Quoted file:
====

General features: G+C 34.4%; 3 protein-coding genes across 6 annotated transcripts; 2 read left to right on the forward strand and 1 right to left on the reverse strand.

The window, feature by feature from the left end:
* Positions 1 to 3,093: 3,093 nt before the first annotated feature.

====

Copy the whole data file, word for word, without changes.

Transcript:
General features: G+C 34.4%; 3 protein-coding genes across 6 annotated transcripts; 2 read left to right on the forward strand and 1 right to left on the reverse strand.

The window, feature by feature from the left end:
* Positions 1 to 3,093: 3,093 nt before the first annotated feature.